The fate of India, will to some degree, determine the fate of the West. While the sub-continent is undergoing a de-regulation fuelled economic boom, its future capitalist alignment is far from assured.
India is being wooed, lured and subverted, slowly but surely into the Russian/Chinese axis. The two future super-powers are aiming to build a pan-Asian power bloc, incorporating Iran, the old Soviet Islamic republics, India and even possibly Indonesia.
The framework for this bloc is the Shanghai Cooperation Organisation, of which Iran and India are currently observers. Should this come together as planned, the grouping will dominate Asia and overshadow Europe. Coupled with a red Latin America and Africa, the bulk of which is now Russian and or Chinese aligned, the balance of power may well swing Russia and China’s way.
Once Upon a Time in the West puts the case well. He begins by quoting senior KGB defector Anatoliy Golitsyn. Well known for his thesis that Russia and China will one day unite to confront the West, Golitsyn predicted the rise of Solidarity in Poland, the fall of the Berlin Wall and the stage managed “collapse of communism“.
Before long, the communist strategists might be persuaded that the balance had swung irreversibly in their favor. In that event they might well decide on a Sino-Soviet “reconciliation.” The scissors strategy would give way to the strategy of “one clenched fist.” At that point the shift in the political and military balance would be plain for all to see. Convergence [between East and West] would not be between two equal parties, but would be on terms dictated by the communist bloc.
Anatoliy Golitsyn, KGB defector, New Lies for Old (1984), pages 345-346
In the long term, they [Russia, China, and India] feel that the whole structure of international relations has to shift in their direction.
Vinod C. Khanna, Institute of Chinese Studies, Delhi; February 15, 2007
In the Western Hemisphere neo-communism is consolidating its power. Further afield, in Asia the Moscow-Beijing Axis is seeking to woo other states, some suspecting, others not, into its orbit.
The Moscow-Beijing/Trans-Asian/Eurasian Axis is embodied in the Shanghai Cooperation Organization (SCO), a new communist bloc whose senior partners are Russia and China. India holds observer status in the SCO, communists hold the balance of power in the country’s parliament, and Maoist insurgents hold one third of India’s territory.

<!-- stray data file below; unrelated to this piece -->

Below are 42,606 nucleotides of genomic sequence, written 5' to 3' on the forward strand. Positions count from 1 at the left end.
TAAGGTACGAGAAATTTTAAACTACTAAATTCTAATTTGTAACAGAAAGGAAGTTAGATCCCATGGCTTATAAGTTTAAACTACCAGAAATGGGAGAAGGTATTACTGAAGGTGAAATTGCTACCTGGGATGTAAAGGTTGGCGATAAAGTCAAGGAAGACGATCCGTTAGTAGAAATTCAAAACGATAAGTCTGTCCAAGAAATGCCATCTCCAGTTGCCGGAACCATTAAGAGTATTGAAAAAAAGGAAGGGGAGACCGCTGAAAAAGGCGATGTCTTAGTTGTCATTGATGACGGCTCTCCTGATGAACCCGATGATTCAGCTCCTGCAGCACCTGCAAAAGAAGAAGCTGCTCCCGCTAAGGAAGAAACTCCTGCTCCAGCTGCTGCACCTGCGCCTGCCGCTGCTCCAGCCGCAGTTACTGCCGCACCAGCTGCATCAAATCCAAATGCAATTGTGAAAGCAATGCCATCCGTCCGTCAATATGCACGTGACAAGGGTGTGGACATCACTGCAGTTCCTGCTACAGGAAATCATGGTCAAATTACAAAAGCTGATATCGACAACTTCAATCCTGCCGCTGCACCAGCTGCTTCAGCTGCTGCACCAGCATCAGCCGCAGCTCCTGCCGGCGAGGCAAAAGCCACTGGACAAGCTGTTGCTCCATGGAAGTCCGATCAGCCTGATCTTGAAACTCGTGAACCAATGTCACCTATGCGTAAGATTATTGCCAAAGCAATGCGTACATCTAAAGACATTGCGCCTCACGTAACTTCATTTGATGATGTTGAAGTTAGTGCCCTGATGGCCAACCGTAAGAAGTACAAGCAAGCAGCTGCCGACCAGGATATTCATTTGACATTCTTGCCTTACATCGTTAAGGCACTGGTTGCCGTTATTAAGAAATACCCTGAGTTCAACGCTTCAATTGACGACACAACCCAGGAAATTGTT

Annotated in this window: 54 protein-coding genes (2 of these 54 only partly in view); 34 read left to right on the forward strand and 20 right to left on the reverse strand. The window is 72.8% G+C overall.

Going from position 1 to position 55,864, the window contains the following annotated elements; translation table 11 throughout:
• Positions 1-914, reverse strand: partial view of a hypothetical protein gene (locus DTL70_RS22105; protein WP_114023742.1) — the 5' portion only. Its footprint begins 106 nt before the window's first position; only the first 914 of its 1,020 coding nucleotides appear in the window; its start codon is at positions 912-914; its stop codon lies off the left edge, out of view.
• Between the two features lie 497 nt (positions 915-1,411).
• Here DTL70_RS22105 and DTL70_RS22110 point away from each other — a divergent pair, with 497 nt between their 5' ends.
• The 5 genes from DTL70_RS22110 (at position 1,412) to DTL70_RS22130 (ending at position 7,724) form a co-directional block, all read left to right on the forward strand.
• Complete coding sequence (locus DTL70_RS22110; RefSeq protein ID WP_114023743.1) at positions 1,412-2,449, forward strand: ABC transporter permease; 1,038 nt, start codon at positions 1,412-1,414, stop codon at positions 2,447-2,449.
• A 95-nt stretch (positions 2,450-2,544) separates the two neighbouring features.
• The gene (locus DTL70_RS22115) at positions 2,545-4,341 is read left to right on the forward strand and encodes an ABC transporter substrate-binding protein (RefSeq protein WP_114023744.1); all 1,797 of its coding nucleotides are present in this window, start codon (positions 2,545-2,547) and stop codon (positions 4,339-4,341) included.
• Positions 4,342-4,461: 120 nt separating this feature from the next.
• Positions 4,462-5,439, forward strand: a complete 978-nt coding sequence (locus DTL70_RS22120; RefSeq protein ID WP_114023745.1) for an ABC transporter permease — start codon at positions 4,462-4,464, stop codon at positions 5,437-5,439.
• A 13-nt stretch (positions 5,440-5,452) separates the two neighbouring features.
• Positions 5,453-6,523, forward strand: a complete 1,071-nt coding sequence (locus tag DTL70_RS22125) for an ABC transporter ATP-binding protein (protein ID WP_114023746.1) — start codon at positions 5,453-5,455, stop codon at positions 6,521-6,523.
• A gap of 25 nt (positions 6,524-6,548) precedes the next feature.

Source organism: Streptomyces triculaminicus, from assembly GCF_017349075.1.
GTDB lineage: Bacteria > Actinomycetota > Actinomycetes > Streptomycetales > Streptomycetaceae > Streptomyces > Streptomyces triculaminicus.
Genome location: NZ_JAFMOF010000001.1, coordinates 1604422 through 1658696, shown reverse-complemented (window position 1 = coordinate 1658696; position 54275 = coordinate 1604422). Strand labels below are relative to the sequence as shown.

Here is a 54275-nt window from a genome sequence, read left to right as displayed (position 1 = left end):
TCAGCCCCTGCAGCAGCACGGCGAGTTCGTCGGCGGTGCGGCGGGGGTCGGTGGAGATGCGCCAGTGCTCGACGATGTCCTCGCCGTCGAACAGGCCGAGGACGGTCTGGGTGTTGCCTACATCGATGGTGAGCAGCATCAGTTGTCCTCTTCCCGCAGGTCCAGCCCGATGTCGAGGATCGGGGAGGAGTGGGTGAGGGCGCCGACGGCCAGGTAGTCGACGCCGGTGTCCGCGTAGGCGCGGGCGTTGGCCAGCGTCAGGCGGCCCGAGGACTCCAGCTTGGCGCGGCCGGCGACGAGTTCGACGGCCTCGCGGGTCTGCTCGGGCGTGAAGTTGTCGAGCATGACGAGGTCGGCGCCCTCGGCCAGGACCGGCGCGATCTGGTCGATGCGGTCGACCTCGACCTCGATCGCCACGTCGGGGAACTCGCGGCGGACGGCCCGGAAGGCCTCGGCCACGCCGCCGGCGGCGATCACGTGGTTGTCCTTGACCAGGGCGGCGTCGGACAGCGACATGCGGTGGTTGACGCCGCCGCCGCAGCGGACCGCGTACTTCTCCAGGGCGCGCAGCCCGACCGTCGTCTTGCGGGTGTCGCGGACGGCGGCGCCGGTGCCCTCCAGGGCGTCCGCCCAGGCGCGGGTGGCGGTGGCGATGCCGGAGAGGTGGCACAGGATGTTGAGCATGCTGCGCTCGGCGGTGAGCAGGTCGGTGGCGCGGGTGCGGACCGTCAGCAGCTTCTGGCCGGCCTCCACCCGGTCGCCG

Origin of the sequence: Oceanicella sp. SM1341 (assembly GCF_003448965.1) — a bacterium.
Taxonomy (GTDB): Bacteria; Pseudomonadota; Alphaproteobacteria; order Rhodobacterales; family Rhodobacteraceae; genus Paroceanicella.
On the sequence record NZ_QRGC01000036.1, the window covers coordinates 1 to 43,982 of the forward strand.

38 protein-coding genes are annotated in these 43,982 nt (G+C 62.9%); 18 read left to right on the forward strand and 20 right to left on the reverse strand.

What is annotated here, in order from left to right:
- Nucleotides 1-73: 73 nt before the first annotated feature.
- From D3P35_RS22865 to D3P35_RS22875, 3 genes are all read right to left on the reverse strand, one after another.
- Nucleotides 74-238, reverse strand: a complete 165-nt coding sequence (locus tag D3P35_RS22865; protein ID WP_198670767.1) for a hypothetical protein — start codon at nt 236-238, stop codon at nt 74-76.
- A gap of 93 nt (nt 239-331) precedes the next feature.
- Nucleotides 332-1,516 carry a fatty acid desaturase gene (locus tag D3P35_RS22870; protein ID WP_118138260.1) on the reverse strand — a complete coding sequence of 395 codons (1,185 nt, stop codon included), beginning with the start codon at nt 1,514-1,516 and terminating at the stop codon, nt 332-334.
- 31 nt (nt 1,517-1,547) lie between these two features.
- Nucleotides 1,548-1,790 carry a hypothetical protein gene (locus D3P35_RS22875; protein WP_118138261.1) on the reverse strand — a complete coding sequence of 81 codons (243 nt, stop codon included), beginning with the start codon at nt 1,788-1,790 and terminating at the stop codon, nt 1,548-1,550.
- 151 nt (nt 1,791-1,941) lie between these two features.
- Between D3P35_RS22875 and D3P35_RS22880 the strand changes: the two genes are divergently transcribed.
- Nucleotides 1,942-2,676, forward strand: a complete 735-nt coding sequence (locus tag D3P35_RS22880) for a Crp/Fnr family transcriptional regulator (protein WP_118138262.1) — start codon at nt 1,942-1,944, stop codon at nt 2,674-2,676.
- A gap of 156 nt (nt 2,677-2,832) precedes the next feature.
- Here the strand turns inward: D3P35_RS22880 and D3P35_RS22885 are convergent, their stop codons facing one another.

India’s “Naxalite” rebels network through the Coordination Committee of Maoist Parties and Organisations of South Asia with Nepal’s communist rebels, who were admitted last November into the government after the monarchy, weary of 10 years of civil war, capitulated to their demands.
In short, international communism is ready to pluck India like a ripe fruit. By securing India’s full participation in the SCO, the Moscow-Beijing-New Delhi Axis will control, 40% of the world’s population, 20% of the world’s economy, and 50% of the world’s nuclear warheads.
Geopolitical analysts frequently refer to the these three countries and neo-communist Brazil as the “BRIC” group. This term was coined in a 2003 report published by the Goldman Sachs investment bank to refer to the rapid economic development of these countries. Goldman Sachs predicted in 2006: “Over the next 50 years, Brazil, Russia, India and China–the BRICs economies– could become a much larger force in the world economy. We map out GDP growth, income per capita and currency movements in the BRICs economies until 2050.”
While more than likely oblivious to Moscow’s long-range strategic deception, this bastion of Western capitalism unwittingly created a term that aptly encompasses a key, latter-day component of the Communist Bloc. International communism’s “one clenched fist” of which Golitsyn warned in his first book New Lies for Old (1984) is almost ready to strike the West.
This is not the first time that the foreign ministers of Russia, China, and India have held trilateral discussions. A 2002 article in The Hindu concluded: “It would appear that Russia, China and India, by cooperating with each other, are sending a subtle message to the world’s only superpower — that they, too, count for something in international affairs”.